doc riser
Nathan “Doc” Riser was named the founding Director in 1967 of what was then the Marine Science Institute (MSI). He was director of what is now known as the Marine Science Center until 1979, and he officially retired from the faculty in 1985. He continued working in his laboratory nearly every day, and maintained an active research program until his death in 2006.

During his tenure as Director, Doc Riser brought widespread recognition to the MSI as a center for marine organismal biology. The Institute attracted hundreds of prominent international marine biologists whose presence enriched the lives of the resident graduate students and produced a vibrant and scholarly atmosphere.  Read more about Doc and his legacy here.

2017 Riser Lecture

Friday, April 28 at 4 pm

COASTAL ECOSYSTEMS IN CHANGING TIMES (watch it here)

Dr. Linda Deegan
Senior Scientist
Woods Hole Research Center

Screenshot 2017-01-31 15.57.36Coastal ecosystems are cherished because they are beautiful, provide food and protect cities from coastal storms. In the past threats were direct – dredging and filling – and easier to fix. Today these ecosystems are suffering from diffuse threats, with impacts that are harder to see and more challenging to remedy. Eutrophication has resulted in salt marshes being one of the most nutrient enriched ecosystems in the world. Dr. Deegan will discuss the previously unsuspected changes to saltmarshes caused by too many nutrients, and consider options for restoration that take into account the legacy of coastal eutrophication.

Previous Riser Lectures

2016

Dr. Os Schmidt
Yale University
Conserving animals is our best bet for climate geoengineering

2015

Dr. Susan Williams
Bodega Marine Laboratory – UC Davis
Along the spice route: The quest to protect Indonesia’s marine biodiversity

2014

Dr. Mark Hay
Georgia Institute of Technology
Ecosystem tipping points, chemical ecology, and the continuing death spiral of coral reefs

2013

Dr. Paul Dayton
University of California at San Diego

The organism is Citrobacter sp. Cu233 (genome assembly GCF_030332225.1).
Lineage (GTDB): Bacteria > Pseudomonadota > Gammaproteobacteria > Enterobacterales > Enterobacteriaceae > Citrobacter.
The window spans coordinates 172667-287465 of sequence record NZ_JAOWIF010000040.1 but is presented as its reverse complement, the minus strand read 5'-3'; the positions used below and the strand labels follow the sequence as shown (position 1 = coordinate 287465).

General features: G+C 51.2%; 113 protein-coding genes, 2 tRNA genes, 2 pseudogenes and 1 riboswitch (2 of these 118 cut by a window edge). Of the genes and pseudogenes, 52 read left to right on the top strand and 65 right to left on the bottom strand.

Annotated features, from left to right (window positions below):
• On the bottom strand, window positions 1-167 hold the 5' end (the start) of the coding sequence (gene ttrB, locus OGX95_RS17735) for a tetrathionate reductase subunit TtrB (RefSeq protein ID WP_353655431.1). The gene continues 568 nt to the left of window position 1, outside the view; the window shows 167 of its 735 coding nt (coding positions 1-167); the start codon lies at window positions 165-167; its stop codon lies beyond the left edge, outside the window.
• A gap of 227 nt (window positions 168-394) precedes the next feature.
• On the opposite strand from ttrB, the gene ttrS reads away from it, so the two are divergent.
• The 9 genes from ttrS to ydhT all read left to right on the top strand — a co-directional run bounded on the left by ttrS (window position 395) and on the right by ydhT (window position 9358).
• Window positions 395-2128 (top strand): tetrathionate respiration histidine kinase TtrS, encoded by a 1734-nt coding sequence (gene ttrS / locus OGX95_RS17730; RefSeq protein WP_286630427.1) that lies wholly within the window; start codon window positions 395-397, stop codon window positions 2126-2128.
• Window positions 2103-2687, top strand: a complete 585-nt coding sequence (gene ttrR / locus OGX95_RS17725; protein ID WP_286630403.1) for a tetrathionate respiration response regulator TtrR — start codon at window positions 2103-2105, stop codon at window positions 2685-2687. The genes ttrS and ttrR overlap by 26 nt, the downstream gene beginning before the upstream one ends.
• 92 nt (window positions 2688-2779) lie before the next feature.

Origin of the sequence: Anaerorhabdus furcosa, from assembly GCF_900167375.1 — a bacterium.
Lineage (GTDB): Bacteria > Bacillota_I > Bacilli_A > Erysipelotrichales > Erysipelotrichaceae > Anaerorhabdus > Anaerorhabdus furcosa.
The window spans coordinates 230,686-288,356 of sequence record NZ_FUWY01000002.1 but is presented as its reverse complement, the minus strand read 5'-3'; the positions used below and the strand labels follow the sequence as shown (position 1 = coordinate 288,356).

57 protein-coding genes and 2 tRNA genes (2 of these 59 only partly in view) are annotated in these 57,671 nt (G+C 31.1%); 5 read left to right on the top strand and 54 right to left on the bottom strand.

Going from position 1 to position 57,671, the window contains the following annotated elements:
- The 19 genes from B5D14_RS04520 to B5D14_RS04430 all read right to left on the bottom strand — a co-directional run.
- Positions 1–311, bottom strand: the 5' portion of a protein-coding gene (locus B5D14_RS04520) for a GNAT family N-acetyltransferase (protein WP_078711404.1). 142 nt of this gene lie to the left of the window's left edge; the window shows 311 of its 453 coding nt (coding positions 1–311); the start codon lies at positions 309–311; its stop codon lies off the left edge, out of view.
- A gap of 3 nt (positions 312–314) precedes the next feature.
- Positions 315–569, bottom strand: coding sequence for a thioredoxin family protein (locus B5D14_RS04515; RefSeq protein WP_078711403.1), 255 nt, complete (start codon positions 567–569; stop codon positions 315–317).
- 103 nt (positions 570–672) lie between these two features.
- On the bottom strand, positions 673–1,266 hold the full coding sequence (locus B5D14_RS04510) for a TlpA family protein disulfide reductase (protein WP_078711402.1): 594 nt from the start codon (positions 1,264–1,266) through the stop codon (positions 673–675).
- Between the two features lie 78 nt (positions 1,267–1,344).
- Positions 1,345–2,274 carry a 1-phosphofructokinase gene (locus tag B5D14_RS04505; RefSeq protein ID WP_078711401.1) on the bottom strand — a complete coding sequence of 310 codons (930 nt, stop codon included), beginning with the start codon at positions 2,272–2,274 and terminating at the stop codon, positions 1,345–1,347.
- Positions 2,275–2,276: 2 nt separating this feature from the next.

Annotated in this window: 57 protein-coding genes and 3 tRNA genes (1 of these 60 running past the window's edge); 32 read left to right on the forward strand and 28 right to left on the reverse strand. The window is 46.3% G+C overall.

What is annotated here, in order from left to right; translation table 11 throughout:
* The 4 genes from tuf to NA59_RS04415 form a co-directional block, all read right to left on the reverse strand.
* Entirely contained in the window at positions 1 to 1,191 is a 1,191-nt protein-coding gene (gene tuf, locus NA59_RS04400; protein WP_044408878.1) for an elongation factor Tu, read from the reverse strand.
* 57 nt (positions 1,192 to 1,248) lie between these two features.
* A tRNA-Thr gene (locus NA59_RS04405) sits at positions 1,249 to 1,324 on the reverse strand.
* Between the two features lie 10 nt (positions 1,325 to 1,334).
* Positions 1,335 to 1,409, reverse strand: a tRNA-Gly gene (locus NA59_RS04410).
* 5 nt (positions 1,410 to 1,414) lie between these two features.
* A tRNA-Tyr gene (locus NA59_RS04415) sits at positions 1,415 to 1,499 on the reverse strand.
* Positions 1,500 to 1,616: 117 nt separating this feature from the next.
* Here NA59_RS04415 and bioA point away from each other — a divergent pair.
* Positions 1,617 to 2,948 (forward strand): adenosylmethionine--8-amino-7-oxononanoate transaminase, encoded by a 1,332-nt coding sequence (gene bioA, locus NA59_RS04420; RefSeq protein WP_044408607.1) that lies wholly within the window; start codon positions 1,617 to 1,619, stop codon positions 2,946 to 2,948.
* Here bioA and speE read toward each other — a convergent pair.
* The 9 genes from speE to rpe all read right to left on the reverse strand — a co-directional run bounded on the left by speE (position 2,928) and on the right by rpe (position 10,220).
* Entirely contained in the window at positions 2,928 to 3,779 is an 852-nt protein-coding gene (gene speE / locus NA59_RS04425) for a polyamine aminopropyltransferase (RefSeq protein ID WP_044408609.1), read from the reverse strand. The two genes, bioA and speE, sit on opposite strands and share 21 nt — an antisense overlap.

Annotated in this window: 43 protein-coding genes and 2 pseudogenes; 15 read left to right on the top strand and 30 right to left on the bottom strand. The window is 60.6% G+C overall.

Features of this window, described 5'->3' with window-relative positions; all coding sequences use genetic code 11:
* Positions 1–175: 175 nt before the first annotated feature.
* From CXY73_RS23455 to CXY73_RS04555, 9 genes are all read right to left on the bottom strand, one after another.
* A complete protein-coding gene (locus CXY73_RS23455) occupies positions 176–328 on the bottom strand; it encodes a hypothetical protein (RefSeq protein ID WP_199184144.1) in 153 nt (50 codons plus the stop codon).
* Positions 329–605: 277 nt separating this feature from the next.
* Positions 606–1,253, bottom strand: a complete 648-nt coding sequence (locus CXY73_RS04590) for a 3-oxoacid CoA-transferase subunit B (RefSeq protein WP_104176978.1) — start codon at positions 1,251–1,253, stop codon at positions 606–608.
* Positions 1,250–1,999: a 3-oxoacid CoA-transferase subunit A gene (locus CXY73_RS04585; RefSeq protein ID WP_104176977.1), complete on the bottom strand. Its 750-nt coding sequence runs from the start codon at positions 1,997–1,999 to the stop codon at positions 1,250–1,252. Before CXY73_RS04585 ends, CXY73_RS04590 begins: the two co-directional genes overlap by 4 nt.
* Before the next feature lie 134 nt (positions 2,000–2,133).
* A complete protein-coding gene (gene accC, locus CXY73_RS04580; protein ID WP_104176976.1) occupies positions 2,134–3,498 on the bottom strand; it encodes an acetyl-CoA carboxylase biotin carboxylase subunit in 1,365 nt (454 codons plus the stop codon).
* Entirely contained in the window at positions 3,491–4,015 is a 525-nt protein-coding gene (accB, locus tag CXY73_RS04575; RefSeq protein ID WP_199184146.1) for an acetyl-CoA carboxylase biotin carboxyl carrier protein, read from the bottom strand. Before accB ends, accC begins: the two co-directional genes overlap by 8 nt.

Bottoms beneath the ice: Reflections on 100 years of benthic ecology at McMurdo Sound, Antarctica

2012

Dr. Nancy Knowlton
Smithsonian Tropical Research Institute
The evolutionary diversity, ecological complexity, and future fate of coral reefs

2011

Dr. Emmett J. Duffy
The College of William and Mary
Biological diversity as the central organizing concept in marine conservation and management: challenges and opportunities

2010

Dr. Robert T. Paine
University of Washington
Food webs and conservation: misleading cartoons of reality or useful guides to a complex and interactive nature?

2009

Dr. Bruce A. Menge
Oregon State University
Towards a global model of understanding of dynamics of coastal ecosystems

2008

Dr. Mark D. Bertness
Brown University
Does marine ecology matter to conservation biology?

2007

Dr. Geerat J. Vermeij
University of California at Davis
Opportunity, geography, and innovation: lessons from shells

2006

Dr. Steve Hawkins
Marine Biological Association of the UK
Big patterns and small patches: climate change and biological interactions on European rocky shores

2005

Dr. John Grahame
University of Leeds
Snails on the seashore: shells, geography, genes, and speciation

2004

Dr. Don Levitan
Florida State University
Love and jealousy in sea urchins; density dependent sexual selection and the evolution of sexual dimorphism

2003

Dr. Les Watling
University of Maine
Random observations on the biology of deep water corals: is there a pattern?

2002

Dr. James Blake
ENSR Marine and Coastal Center
The origin and evolution of Antarctic and deep-sea macroinfauna

2001

Dr. Steve Palumbi
Harvard University
Using molecular genetics in marine Conservation

2000

Dr. Bruce B. Collette
National Marine Fisheries Service
Fishes of Bermuda: biodiversity and history

1999

Dr. Winsor Watson
University of New Hampshire
Lobster migrations

1998

Dr. Kenneth Sebens
University of Maryland
Rocky subtidal communities in Massachusetts: two decades of change

1997

Dr. Roger Hanlon
Marine Biological Laboratory
Sex and aggression: fascinating evolutionary games that cephalopods play

1996

Dr. Wilfried Westheide
University of Osnabruck
Sperm phagocytosis and the evolution of hermaphroditism in small annelids

1995

Dr. Nora Terwilliger
Oregon Institute of Marine Biology
Hemocyanin and hemoglobin expression: the effect of time and tides

1994

1993

Dr. Sarah Ann Woodin
University of Southern Carolina
Disturbance, scale and behavior in sedimentary systems

1992

Dr. Kevin Eckelbarger
University of Maine
The biology of the invertebrate egg formation, cytomorphological diversity and life history implications

1991

Dr. Mimi Koehl
University of California at Berkeley
The physical world as encountered by the organism: things are not always what they seem

1990

1989

Dr. Seth Tyler
University of Maine
Functional morphology: its role in understanding convergent evolution

1988

Dr. Charlotte Mangum
The College of William and Mary
Centipede hemocyanin, or how physiologist and biochemists can and cannot contribute to our understanding of animal phylogeny

1987

Dr. Volker Storch
University of Heidelberg
Cell and environment: a link between morphology and ecology

1986

Dr. Kristian Fauchald
National Museum of Natural History, Smithsonian Institution
Eclecticism and the study of polychaetes

1985

Dr. Olav Giere
University of Hamburg
Meiofauna and microbes – the interactive relations of annelid hosts with their symbiotic bacteria